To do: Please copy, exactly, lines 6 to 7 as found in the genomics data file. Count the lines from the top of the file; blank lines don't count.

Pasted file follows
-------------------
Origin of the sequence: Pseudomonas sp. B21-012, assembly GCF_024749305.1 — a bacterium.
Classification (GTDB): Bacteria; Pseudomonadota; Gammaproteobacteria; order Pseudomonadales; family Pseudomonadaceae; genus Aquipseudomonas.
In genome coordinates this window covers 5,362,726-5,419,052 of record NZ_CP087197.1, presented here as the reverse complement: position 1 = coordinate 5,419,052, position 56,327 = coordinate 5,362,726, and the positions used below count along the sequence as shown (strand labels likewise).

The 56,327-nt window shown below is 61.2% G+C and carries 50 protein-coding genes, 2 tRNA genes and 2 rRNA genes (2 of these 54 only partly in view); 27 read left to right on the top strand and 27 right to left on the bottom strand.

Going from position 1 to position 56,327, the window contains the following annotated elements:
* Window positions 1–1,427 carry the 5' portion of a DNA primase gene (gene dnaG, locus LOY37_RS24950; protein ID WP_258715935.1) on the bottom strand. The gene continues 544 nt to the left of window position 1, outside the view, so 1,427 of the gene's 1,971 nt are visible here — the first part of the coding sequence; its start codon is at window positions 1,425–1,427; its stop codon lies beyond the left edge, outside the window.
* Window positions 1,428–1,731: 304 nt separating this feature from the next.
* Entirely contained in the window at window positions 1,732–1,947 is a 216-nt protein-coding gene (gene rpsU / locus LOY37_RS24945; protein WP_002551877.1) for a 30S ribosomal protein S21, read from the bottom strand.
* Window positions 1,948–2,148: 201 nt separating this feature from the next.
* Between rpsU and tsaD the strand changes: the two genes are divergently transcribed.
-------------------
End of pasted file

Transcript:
* Window positions 1–1,427 carry the 5' portion of a DNA primase gene (gene dnaG, locus LOY37_RS24950; protein ID WP_258715935.1) on the bottom strand. The gene continues 544 nt to the left of window position 1, outside the view, so 1,427 of the gene's 1,971 nt are visible here — the first part of the coding sequence; its start codon is at window positions 1,425–1,427; its stop codon lies beyond the left edge, outside the window.
* Window positions 1,428–1,731: 304 nt separating this feature from the next.